Mailbag: Mixed messages on water conservation

I recently received an email showing a home water report from Newport Beach.

Needless to say, my family and I are water hogs compared to our "average neighbors," and downright gluttons next to our "efficient neighbors."

Once I recovered from this assault on our civic identity and environmental conscience (will we ever be green?), I scrolled down to "Who are your Neighbors?" in hopes of finding a role model. Alas, as I feared, neighborliness is a construct of assumptions, statistics and, probably, an algorithm or two.

I suspect our soggy status reflects a profile compiled by the city that bears little resemblance to our actual situation. I linked to a profile update, checked various boxes and now live in hope that our next home water report will be less censorious.

I read that construction has begun on Upper Newport Village. Close to the airport, it will have hundreds of homes, retail space and assorted other amenities. The article used the term "luxury."

And March 22 in the Pilot, I read about the valiant Banning Ranch Conservancy's efforts to fight development of that parcel of open space. What will happen if it is not successful? Some 1,375 homes, commercial space and a small hotel! Further afield, in an effort to snatch development out of the jaws of boondoggle, thousands of homes are being built as part of the overall development plan of the Great Park.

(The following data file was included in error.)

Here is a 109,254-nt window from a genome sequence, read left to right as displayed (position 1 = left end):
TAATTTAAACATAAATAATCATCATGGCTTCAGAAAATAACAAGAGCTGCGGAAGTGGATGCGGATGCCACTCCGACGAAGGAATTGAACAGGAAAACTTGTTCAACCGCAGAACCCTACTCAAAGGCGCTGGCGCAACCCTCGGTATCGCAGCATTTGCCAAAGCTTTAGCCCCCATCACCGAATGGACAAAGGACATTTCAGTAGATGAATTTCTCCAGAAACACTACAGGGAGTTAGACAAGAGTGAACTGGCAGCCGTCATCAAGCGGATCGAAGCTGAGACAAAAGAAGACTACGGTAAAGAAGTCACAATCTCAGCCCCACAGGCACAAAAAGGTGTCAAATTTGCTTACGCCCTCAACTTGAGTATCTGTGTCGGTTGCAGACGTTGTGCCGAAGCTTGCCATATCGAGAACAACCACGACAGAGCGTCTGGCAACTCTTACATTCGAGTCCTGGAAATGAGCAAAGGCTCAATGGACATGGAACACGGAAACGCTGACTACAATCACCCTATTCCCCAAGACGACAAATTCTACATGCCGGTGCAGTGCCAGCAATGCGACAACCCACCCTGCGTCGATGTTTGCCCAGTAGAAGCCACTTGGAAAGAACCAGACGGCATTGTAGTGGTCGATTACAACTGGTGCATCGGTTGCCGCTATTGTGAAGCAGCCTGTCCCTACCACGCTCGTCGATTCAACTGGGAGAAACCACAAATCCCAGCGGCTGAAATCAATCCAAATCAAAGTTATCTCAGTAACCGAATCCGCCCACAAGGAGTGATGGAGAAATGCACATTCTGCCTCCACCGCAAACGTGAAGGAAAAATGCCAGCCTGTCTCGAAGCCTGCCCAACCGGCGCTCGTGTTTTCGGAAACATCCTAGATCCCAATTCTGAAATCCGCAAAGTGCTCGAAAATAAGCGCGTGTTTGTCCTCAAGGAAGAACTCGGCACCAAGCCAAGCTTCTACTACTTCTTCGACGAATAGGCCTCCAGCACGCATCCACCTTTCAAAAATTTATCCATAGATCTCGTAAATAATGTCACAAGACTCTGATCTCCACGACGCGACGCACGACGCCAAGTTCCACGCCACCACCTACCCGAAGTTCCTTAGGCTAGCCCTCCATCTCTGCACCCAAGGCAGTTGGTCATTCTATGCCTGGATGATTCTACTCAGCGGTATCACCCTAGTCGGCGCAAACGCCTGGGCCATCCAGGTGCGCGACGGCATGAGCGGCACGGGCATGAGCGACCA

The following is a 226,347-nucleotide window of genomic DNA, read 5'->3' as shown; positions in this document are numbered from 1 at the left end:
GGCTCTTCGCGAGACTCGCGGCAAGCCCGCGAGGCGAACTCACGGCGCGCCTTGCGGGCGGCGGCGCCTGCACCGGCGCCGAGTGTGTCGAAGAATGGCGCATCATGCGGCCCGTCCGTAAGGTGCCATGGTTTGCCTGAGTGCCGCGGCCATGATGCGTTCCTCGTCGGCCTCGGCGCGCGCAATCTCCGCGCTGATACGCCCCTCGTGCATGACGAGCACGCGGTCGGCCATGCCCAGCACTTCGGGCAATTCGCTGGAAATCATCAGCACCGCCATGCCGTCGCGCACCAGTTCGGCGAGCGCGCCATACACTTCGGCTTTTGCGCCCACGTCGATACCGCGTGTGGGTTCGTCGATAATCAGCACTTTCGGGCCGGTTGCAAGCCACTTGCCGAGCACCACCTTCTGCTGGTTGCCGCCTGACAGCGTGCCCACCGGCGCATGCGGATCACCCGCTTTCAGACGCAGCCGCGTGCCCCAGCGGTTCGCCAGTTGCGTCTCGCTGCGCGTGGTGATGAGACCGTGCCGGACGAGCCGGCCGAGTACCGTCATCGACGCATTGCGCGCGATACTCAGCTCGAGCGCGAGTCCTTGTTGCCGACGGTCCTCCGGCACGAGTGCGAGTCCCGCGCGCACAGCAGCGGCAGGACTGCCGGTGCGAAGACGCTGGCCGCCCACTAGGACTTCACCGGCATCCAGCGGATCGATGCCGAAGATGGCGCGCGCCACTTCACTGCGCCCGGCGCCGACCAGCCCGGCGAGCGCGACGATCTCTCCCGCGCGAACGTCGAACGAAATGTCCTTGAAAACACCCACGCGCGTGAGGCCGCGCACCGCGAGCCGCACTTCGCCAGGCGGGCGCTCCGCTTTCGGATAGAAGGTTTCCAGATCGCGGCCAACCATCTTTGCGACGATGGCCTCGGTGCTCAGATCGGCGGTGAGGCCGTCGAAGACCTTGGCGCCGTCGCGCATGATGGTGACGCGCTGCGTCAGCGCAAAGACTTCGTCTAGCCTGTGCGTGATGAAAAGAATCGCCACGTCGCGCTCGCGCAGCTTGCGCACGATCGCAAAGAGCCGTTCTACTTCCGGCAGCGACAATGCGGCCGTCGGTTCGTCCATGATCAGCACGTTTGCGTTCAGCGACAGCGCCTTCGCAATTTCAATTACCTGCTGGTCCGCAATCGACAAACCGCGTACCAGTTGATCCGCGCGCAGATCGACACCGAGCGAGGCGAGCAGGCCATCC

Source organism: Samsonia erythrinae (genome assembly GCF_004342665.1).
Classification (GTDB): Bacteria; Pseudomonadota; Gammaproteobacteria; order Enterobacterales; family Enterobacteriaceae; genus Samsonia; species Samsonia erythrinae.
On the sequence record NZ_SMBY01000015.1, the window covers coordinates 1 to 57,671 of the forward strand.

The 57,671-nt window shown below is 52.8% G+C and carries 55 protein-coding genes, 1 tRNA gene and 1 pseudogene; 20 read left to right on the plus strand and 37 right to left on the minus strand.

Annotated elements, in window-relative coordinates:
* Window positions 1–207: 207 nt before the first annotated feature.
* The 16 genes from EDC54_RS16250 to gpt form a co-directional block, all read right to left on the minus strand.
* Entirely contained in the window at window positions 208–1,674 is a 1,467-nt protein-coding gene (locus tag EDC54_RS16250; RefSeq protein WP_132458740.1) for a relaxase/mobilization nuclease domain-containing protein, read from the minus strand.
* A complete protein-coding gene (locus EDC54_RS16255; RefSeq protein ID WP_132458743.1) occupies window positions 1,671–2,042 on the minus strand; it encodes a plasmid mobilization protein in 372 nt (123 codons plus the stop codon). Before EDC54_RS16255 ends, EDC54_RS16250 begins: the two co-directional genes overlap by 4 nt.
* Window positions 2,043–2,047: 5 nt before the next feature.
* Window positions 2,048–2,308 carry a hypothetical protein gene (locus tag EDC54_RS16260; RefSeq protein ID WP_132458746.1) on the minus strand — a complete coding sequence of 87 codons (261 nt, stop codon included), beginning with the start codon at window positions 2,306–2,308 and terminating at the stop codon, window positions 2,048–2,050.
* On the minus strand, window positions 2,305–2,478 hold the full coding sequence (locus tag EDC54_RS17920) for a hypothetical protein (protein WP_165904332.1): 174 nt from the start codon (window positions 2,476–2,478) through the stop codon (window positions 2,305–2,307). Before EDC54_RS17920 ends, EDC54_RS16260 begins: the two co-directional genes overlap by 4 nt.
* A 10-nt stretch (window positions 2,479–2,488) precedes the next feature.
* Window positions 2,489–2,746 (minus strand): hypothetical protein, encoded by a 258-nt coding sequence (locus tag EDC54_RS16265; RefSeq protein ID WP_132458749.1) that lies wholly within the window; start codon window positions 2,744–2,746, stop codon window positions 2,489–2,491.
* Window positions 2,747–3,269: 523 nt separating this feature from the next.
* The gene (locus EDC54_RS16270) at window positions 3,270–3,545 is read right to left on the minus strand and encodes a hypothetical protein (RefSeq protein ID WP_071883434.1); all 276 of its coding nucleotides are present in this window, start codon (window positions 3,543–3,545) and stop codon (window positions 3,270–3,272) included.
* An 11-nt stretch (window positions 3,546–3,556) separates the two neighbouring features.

What is wrong with this picture? One governmental hand is preaching the virtues of water conservation, while the other continues to add more demand to an increasingly finite resource. Am I, and my statistical neighbors, enabling, however passively, the development death spiral that is gripping our governmental entities?

I do my darndest to conserve water, drive less, buy local, recycle and have a compost bin. But when I see planning commissions recommending, and city councils approving, more development with "streamlined" review processes and proposed fee forgiveness for yet more McMansions, all the while blithely disregarding the pronouncements of other city departments, my neighborly fervor wanes a bit.

Lynda Adams

Newport Beach


City Council now has some doers

The representatives of the people of Costa Mesa are our City Council members. They are our only elected officials and the only officials in the city who are directly responsible to the people.

They are elected to make sure the unelected municipal government is doing what needs to be done to make our city the great place it should be.

I bring this up because now that we have three people on the council who are actually taking a hands-on approach to improving Costa Mesa by doing what they were elected to do, we seem to have a small group of political opponents and chronic malcontents who reflexively complain about everything that these doers are doing and who try to convince voters that these doers are somehow out of line for doing what they were elected to do.

Over the years, we've had too many passive council members who did nothing but show up for meetings, rubber stamp whatever staff put in front of them, collect their checks and go home. Their way of doing the public's business was to not question anything, not do anything, just go along to get along.